This can quickly have quite an effect on your points collecting efforts.
1.) 5,000 bonus Clubcard points when you spend £5,000 on your card in a year
When this card and the 5,000 points bonus were first launched, I was expecting the terms to be very restrictive. I half expected to see fuel purchases excluded.
But no, the Tesco Bank website says this:
Qualifying spend includes any purchase transactions in Tesco Stores UK (excluding Tesco Opticians, Tesco Mobile and Tesco Travel Money), Tesco.com (UK only), Tesco Direct, F&F Clothing, Tesco Wine by the Case and Tesco Petrol Filling Stations (UK only, excludes Esso).
A year begins on the date the account was opened and each anniversary of that date and ends 12 months later.
This bonus is available as a recurring yearly perk rather than just a one-off first-year bonus. One of my biggest bugbears with the HSBC World Elite Mastercard is that it offers no incentive for customers to keep the card for the second year.
2.) Travel insurance
Travel insurance is included assuming the primary cardholder is less than 70 years old. It also covers your immediate family members under the age of 70. You’ll be insured for as many trips of up to 31 days as you like and the policy also includes 17 days winter sports cover each year as standard.
Like the American Express Platinum card though, there’s no coverage available to those over 70 which may deter some.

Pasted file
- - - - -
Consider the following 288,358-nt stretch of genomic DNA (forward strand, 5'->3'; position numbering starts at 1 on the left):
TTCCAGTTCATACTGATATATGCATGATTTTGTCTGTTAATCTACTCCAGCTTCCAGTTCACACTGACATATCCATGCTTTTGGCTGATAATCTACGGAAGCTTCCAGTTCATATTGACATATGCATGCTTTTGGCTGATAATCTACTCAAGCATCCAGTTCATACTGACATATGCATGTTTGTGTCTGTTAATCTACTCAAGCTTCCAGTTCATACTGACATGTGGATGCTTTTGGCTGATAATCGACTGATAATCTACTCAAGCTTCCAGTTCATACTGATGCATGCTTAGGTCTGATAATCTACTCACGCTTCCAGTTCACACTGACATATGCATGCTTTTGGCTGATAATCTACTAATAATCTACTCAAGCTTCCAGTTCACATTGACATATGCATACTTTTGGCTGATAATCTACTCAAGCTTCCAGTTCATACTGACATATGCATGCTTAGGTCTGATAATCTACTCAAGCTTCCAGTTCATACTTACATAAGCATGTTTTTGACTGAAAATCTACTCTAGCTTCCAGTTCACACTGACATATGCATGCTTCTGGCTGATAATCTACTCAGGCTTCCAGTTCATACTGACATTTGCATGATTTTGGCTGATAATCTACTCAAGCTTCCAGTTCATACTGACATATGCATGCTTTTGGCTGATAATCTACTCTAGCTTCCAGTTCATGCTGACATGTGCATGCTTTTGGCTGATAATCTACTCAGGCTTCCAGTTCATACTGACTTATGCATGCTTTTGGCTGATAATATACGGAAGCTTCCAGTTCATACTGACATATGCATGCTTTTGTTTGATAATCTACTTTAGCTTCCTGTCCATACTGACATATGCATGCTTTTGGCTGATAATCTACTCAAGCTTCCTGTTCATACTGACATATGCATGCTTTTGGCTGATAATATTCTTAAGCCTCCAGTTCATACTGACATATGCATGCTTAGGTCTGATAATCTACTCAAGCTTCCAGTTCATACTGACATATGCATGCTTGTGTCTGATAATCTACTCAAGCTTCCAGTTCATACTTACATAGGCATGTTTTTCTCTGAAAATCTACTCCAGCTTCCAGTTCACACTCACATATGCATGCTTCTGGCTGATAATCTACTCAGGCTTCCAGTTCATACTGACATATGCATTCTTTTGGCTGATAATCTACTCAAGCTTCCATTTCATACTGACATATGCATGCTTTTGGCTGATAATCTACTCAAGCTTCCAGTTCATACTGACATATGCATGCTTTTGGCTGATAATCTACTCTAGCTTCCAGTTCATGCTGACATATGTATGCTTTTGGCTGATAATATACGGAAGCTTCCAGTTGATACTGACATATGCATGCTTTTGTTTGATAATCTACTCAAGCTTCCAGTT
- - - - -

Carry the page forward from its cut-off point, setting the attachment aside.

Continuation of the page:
Access to the full list of T&C’s and exclusions can be found here.
3.) Petrol trick
As I’ve written about previously, there is a useful trick available to anyone with a Tesco credit card product.
When you fill up with petrol at a Tesco filling station and swipe your Tesco credit card, you’ll earn double the normal rate of Clubcard points – earning 1 point per £1 spent. There’s no requirement to actually pay with your Tesco credit card. You’re free to pay using whichever card you’d like.
4.) Travel money
Cardholders are eligible for a 1% enhanced exchange rate on Tesco Travel Money when you buy in-store.
I don’t think this should affect your decision to apply for this card though.
For foreign spending/getting cash abroad, you’d still be better off with many of the cards I highlighted in my analysis of the best card to use abroad.
The annual fee is £150.
Unlike (directly issued) American Express cards, this fee is not refundable pro-rata if you chose to cancel your card at some point during your card membership year.
This card has a representative APR of 56.5% variable based on a 19.9% interest rate on purchases, a £150 annual fee and an assumed £1,200 credit limit.